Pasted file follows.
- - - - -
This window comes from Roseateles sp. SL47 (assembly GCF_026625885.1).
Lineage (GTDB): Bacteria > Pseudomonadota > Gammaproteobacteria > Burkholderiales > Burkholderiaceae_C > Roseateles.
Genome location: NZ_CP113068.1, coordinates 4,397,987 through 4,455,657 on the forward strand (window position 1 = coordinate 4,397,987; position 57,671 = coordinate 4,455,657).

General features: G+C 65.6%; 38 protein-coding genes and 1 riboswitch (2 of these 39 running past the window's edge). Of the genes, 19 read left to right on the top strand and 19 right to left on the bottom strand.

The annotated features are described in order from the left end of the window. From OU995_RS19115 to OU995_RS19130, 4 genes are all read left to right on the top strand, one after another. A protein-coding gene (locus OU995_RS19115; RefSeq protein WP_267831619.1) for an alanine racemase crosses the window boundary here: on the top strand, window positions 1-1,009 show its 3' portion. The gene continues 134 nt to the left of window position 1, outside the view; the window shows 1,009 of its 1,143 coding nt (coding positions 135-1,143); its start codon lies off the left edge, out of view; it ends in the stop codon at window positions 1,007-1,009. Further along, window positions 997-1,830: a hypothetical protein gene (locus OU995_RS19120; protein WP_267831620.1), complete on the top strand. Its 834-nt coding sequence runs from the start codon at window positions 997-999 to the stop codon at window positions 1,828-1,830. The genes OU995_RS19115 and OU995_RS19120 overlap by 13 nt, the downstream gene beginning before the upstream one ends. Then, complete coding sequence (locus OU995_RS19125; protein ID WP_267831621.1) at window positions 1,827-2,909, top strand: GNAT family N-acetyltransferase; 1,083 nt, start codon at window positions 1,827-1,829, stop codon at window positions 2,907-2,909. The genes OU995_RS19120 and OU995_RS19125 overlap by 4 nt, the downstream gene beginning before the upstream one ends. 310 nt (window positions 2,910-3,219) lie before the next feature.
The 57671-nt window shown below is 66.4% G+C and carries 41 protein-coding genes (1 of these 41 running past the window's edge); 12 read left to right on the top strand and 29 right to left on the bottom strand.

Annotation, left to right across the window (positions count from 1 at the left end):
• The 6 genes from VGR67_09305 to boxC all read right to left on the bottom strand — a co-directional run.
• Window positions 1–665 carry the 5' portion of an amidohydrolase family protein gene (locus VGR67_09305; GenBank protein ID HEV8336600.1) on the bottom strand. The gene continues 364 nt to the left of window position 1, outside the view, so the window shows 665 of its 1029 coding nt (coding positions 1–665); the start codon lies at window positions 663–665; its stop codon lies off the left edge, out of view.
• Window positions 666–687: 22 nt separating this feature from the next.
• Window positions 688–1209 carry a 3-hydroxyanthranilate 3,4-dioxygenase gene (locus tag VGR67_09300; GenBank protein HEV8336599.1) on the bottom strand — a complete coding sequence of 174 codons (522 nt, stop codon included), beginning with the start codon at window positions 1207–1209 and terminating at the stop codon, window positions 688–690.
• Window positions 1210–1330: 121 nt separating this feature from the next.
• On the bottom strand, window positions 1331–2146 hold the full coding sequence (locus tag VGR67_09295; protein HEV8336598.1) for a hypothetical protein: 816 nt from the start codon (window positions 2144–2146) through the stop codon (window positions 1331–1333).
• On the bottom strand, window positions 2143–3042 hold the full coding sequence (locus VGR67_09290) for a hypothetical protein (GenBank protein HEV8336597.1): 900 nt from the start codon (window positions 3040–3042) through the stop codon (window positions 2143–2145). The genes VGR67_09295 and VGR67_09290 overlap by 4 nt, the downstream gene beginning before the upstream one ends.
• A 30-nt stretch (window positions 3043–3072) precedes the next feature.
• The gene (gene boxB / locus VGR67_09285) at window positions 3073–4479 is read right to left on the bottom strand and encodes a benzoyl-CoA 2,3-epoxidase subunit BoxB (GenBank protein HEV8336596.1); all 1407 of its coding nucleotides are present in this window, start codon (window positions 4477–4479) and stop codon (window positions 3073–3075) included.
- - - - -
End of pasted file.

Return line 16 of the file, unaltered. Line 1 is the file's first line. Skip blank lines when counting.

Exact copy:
• The gene (gene boxB / locus VGR67_09285) at window positions 3073–4479 is read right to left on the bottom strand and encodes a benzoyl-CoA 2,3-epoxidase subunit BoxB (GenBank protein HEV8336596.1); all 1407 of its coding nucleotides are present in this window, start codon (window positions 4477–4479) and stop codon (window positions 3073–3075) included.